In our workplaces, it’s a similar picture. Most of us work in open spaces, subject to the noise and gaze of our coworkers. We’re often subjected to numerous group meetings, stand-ups, on-the-spot conversations and interruptions. A new age of workplace interior design is championing café-style break out areas, designed to support people coming together; the days of the private cubicle or closed-door offices are largely behind us. Collaboration and conversation are actively encouraged, even forced on us.
I’m not saying we need to kill off collaborative working. It’s an approach that has proven time and again to be invaluable in situations such as customer service provision or problem-solving.
For example, in the healthcare industry, there’s a shift towards ‘holistic’ care where different agencies and professionals come together to deliver better patient care. It’s shown to result in more positive outcomes and cut down on unnecessary tests, delays, or duplicated effort. And I’m definitely not calling for a return to the cubicle-enclosure days of the 1960s.
However, as a self-proclaimed introvert? I have to say – forcing collaboration may be coming at a cost.
Happiness: The key to business success in 2019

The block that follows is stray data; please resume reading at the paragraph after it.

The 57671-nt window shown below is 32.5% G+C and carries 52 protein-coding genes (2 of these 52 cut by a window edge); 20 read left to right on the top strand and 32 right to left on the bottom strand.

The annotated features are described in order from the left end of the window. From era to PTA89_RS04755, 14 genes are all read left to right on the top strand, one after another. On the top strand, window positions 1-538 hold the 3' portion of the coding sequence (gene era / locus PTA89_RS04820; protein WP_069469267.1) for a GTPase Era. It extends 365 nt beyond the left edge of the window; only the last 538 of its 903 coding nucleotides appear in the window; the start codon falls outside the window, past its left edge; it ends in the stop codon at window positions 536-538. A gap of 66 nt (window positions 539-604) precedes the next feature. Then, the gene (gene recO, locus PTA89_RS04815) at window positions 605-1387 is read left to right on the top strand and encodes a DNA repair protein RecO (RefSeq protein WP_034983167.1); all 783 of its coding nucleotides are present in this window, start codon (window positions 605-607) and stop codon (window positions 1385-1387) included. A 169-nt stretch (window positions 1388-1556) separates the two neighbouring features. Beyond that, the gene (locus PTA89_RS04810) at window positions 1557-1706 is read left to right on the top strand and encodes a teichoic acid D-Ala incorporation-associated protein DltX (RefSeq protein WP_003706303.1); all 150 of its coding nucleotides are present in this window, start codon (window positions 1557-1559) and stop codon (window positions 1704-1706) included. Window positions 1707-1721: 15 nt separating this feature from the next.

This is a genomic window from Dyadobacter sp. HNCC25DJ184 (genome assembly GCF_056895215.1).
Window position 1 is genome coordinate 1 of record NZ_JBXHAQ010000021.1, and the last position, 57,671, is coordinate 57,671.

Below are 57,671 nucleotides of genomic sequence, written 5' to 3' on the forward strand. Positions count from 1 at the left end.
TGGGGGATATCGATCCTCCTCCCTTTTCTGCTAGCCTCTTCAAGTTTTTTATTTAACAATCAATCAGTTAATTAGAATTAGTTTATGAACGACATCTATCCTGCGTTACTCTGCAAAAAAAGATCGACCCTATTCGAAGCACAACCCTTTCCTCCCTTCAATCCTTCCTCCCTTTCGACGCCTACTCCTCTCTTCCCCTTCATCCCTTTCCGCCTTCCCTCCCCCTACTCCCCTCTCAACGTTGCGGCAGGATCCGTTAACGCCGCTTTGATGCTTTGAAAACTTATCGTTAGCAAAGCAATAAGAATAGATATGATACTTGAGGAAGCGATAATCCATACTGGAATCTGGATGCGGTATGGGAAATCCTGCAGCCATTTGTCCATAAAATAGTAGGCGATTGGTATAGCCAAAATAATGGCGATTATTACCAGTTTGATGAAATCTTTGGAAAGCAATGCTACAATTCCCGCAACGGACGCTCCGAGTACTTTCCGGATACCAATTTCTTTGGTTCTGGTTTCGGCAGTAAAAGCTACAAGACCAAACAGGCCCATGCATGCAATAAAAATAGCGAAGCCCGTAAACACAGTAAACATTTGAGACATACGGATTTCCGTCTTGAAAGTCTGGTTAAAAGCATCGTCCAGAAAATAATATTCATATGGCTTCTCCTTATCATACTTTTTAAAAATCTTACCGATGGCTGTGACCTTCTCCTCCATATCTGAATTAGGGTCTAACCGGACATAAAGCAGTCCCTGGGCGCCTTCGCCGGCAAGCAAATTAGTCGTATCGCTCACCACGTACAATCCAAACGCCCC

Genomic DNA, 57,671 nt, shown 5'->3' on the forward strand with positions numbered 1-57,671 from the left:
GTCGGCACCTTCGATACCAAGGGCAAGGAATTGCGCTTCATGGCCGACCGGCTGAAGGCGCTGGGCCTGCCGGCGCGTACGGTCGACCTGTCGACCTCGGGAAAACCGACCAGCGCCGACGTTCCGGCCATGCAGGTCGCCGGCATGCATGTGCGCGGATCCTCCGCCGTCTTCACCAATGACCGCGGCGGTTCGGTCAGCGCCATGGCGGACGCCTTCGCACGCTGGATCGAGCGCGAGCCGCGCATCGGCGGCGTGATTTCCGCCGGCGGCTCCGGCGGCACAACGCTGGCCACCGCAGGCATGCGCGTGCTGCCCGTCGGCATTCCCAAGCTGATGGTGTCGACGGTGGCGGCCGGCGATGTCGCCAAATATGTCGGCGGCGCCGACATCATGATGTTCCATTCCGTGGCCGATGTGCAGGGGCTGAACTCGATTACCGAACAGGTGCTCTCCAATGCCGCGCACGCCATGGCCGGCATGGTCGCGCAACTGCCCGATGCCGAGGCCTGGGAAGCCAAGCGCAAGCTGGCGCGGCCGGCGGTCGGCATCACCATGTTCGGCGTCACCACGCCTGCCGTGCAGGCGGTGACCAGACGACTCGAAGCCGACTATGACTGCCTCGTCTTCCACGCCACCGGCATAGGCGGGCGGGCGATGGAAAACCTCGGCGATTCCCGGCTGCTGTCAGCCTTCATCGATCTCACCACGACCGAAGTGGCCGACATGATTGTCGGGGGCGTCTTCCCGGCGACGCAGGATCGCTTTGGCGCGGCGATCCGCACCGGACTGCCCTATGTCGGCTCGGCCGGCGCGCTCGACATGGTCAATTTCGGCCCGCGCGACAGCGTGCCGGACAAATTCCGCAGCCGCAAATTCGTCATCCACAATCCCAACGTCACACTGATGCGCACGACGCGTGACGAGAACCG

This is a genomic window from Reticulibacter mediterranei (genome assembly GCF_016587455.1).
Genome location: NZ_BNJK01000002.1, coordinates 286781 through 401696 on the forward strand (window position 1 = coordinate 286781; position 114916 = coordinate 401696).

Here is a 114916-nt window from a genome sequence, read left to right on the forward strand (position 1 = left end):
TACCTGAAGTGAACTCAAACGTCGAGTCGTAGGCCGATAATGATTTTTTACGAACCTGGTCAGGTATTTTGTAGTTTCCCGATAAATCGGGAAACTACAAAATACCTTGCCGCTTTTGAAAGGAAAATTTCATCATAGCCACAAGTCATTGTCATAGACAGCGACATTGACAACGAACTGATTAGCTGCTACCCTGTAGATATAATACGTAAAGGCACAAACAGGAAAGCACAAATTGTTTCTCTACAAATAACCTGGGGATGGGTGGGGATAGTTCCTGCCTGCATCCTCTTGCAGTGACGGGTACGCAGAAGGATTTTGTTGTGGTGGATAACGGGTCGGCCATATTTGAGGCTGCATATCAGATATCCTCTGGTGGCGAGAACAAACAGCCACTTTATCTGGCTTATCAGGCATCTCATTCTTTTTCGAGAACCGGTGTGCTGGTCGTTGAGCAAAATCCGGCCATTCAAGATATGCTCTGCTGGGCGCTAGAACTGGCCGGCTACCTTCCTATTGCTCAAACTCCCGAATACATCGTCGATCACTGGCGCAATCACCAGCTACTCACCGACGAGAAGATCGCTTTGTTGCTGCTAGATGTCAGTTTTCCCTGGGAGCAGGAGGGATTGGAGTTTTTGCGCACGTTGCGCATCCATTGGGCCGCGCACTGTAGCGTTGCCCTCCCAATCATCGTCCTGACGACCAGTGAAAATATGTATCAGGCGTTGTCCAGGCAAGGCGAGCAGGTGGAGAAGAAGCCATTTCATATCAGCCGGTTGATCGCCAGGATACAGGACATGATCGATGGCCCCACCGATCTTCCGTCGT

Turning up the quiet: why solitude matters
Even when we’re not physically with people, we’re constantly connected. Thanks to our always-on digital age, we’re now slaves to the ping of a new IM, email, notifications. It’s viewed as the new addiction: when younger generations acknowledge they can’t even go to the bathroom without their cellphones or watch a movie without checking Facebook, we know we have a problem. True quiet and ‘me time’ is very hard to come by.
Admittedly, as an intranet software provider, we’re guilty of playing a role in facilitating this ‘always on’ climate. Our entire offering is built on the idea of connecting people, information, organizations. We understand the business value of collaboration and our software is designed to support it.
But as organizations, we need a better balance between bringing people together and protecting the need for solitude.
Solitude is shown to be a crucial ingredient for creativity. For the more introverted personality, it ensures they can generate ideas away from the distortion of group mentality. It aids greater productivity, reduces stress, allows for processing of information and the formulation of opinions. For some people, solitude is the air that they breathe.
It also takes an average of 23 minutes to refocus when we’re interrupted. If you’re attempting a solitary task in an open space, busy environment, consider how much time is wasted when forced collaborative situations generate constant interruptions.